43 F3d 1474 Local Union No International Brotherhood of Electrical Workers v. Bazzano

43 F.3d 1474

WORKERS, et al., Plaintiffs-Appellants,
Paul BAZZANO, et al., Defendants-Appellees.

No. 94-2772.

United States Court of Appeals, Seventh Circuit.

Argued Dec. 6, 1994.
Decided Dec. 20, 1994.

NOTICE: Seventh Circuit Rule 53(b)(2) states unpublished orders shall not be cited or used as precedent except to support a claim of res judicata, collateral estoppel or law of the case in any federal court within the circuit.

Before REAVLEY,* EASTERBROOK and MANION, Circuit Judges.


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During a labor dispute with a cleaner located in a shopping center, a union sought to distribute handbills to shoppers as they entered the center. Police told the handbillers at two entrances on busy streets that they were subject to citation under Peoria Code Sec. 20-96 for obstructing traffic; the handbillers left and filed this suit under 42 U.S.C. Sec. 1983, contending that the limitations on access violated the first amendment. The district judge disagreed, holding that the City of Peoria was applying its ordinances without regard to content or subject matter, and that it need not wait for the first accident before acting. Ability to pass out handbills at one of the shopping center's three entrances and all three exits left the union with sufficient opportunities for communication, the court explained.


The only reason the union's supporters were standing on the fringes of the shopping center, creating a potential for lines of cars to snake into the streets, was that the owner of the Crystal Clean shop had called the police to have the handbillers ejected from the premises of the shopping center itself. After the district court issued its opinion, the union and the employer resolved their dispute. As part of this resolution, the union withdrew its charge of unfair labor practices, a charge based on the exclusion from the premises of the shopping center. The settlement before the Board reads: "The Charged Party has agreed to send the Charging Party the attached letter and abide by its provision." The attached letter reads, in material part: "This letter, signed by Frank Loveridge d/b/a Crystal Clean below, constitutes our assurance that Frank personally and d/b/a Crystal Clean will not call the police to have handbillers removed from the Sterling Plaza Shopping Center."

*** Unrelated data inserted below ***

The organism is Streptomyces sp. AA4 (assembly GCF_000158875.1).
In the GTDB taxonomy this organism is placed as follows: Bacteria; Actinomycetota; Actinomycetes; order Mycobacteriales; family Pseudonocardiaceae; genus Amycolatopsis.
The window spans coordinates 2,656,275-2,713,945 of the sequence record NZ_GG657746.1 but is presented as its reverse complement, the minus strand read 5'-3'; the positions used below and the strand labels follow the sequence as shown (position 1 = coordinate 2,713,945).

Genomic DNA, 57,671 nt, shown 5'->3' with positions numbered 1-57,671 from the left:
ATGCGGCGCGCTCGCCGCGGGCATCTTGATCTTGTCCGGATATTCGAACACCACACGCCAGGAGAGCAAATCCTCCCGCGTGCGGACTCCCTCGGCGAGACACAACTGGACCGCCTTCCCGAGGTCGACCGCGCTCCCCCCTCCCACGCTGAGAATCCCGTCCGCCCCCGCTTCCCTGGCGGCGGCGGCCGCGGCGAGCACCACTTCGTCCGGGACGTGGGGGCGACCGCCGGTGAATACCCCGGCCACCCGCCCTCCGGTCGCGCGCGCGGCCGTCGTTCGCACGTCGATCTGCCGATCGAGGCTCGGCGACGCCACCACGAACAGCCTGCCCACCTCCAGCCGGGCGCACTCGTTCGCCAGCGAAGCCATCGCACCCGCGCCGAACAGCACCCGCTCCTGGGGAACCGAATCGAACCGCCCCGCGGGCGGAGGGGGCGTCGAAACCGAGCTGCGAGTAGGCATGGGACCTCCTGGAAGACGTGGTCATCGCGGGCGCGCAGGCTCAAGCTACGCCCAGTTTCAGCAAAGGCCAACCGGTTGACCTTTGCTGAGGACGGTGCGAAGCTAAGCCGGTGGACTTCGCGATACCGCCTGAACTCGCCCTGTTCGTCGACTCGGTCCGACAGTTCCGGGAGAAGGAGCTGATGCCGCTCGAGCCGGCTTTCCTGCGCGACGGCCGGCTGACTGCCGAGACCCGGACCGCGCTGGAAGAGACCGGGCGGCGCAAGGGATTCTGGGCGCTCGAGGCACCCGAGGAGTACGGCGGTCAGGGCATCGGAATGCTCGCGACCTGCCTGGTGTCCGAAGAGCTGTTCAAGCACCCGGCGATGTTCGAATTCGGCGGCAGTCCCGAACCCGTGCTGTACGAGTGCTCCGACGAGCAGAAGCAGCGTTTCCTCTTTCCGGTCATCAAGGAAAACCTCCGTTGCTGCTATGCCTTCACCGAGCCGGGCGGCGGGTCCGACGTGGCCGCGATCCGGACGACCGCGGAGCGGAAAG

Because the dispute that exiled handbillers to the periphery of the shopping center has been resolved, and in any future labor dispute the union will be able to distribute literature in a way that does not pose a risk of obstructing traffic, this dispute is moot. Courts avoid constitutional adjudication whenever possible; here it would be imprudent (worse, advisory) to essay an opinion on the constitutionality of the city's ordinance, when it is unlikely that these parties will again be at loggerheads concerning its application to the shopping center. Lane v. Williams, 455 U.S. 624, 631-33 & n. 13 (1982); Weinstein v. Bradford, 423 U.S. 147 (1975).


Although mootness arises from a settlement, the principles of U.S. Bancorp Mortgage Co. v. Bonner Mall Partnership, 115 S.Ct. 386 (1994), do not govern. The union and employer settled their labor dispute, but the dispute between the union and the city about the constitutionality of the ordinance was not settled. The subject of this litigation simply expired when the labor dispute was resolved. Accordingly, we vacate the judgment of the district court and remand with instructions to dismiss the case as moot. Karcher v. May, 484 U.S. 72 (1987); United States v. Munsingwear, Inc., 340 U.S. 36 (1950).




Of the Fifth Circuit, sitting by designation